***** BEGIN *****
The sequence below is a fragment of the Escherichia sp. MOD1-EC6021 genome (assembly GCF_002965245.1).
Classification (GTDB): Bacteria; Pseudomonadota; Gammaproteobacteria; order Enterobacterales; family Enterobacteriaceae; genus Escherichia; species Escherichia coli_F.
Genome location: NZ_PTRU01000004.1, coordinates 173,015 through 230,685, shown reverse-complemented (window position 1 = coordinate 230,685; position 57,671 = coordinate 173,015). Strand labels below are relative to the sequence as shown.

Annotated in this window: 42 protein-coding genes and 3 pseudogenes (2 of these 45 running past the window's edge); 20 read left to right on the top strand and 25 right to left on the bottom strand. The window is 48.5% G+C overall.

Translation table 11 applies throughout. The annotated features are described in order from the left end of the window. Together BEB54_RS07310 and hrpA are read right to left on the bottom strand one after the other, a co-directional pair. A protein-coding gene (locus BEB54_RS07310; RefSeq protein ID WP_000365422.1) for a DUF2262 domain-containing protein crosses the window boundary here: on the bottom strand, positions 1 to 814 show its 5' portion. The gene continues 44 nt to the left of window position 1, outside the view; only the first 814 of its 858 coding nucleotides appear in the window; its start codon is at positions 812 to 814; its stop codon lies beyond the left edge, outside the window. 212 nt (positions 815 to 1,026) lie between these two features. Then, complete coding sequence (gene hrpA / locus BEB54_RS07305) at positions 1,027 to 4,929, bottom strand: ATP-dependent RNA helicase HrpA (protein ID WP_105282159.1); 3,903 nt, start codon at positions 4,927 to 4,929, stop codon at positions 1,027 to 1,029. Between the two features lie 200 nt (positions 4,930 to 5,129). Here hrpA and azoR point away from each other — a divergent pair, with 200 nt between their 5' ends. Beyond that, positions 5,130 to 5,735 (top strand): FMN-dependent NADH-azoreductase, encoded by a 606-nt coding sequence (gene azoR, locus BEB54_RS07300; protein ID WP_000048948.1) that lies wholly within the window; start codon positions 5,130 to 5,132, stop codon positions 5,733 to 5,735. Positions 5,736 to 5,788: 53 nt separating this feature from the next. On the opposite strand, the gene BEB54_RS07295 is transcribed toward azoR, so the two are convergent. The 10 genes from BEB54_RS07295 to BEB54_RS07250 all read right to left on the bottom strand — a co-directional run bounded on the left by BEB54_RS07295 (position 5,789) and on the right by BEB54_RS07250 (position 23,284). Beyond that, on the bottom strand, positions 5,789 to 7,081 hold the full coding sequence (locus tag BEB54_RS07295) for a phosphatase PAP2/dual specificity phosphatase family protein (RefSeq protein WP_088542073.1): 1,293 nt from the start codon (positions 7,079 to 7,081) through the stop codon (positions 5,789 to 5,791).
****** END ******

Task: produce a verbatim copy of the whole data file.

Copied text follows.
The sequence below is a fragment of the Escherichia sp. MOD1-EC6021 genome (assembly GCF_002965245.1).
Classification (GTDB): Bacteria; Pseudomonadota; Gammaproteobacteria; order Enterobacterales; family Enterobacteriaceae; genus Escherichia; species Escherichia coli_F.
Genome location: NZ_PTRU01000004.1, coordinates 173,015 through 230,685, shown reverse-complemented (window position 1 = coordinate 230,685; position 57,671 = coordinate 173,015). Strand labels below are relative to the sequence as shown.

Annotated in this window: 42 protein-coding genes and 3 pseudogenes (2 of these 45 running past the window's edge); 20 read left to right on the top strand and 25 right to left on the bottom strand. The window is 48.5% G+C overall.

Translation table 11 applies throughout. The annotated features are described in order from the left end of the window. Together BEB54_RS07310 and hrpA are read right to left on the bottom strand one after the other, a co-directional pair. A protein-coding gene (locus BEB54_RS07310; RefSeq protein ID WP_000365422.1) for a DUF2262 domain-containing protein crosses the window boundary here: on the bottom strand, positions 1 to 814 show its 5' portion. The gene continues 44 nt to the left of window position 1, outside the view; only the first 814 of its 858 coding nucleotides appear in the window; its start codon is at positions 812 to 814; its stop codon lies beyond the left edge, outside the window. 212 nt (positions 815 to 1,026) lie between these two features. Then, complete coding sequence (gene hrpA / locus BEB54_RS07305) at positions 1,027 to 4,929, bottom strand: ATP-dependent RNA helicase HrpA (protein ID WP_105282159.1); 3,903 nt, start codon at positions 4,927 to 4,929, stop codon at positions 1,027 to 1,029. Between the two features lie 200 nt (positions 4,930 to 5,129). Here hrpA and azoR point away from each other — a divergent pair, with 200 nt between their 5' ends. Beyond that, positions 5,130 to 5,735 (top strand): FMN-dependent NADH-azoreductase, encoded by a 606-nt coding sequence (gene azoR, locus BEB54_RS07300; protein ID WP_000048948.1) that lies wholly within the window; start codon positions 5,130 to 5,132, stop codon positions 5,733 to 5,735. Positions 5,736 to 5,788: 53 nt separating this feature from the next. On the opposite strand, the gene BEB54_RS07295 is transcribed toward azoR, so the two are convergent. The 10 genes from BEB54_RS07295 to BEB54_RS07250 all read right to left on the bottom strand — a co-directional run bounded on the left by BEB54_RS07295 (position 5,789) and on the right by BEB54_RS07250 (position 23,284). Beyond that, on the bottom strand, positions 5,789 to 7,081 hold the full coding sequence (locus tag BEB54_RS07295) for a phosphatase PAP2/dual specificity phosphatase family protein (RefSeq protein WP_088542073.1): 1,293 nt from the start codon (positions 7,079 to 7,081) through the stop codon (positions 5,789 to 5,791).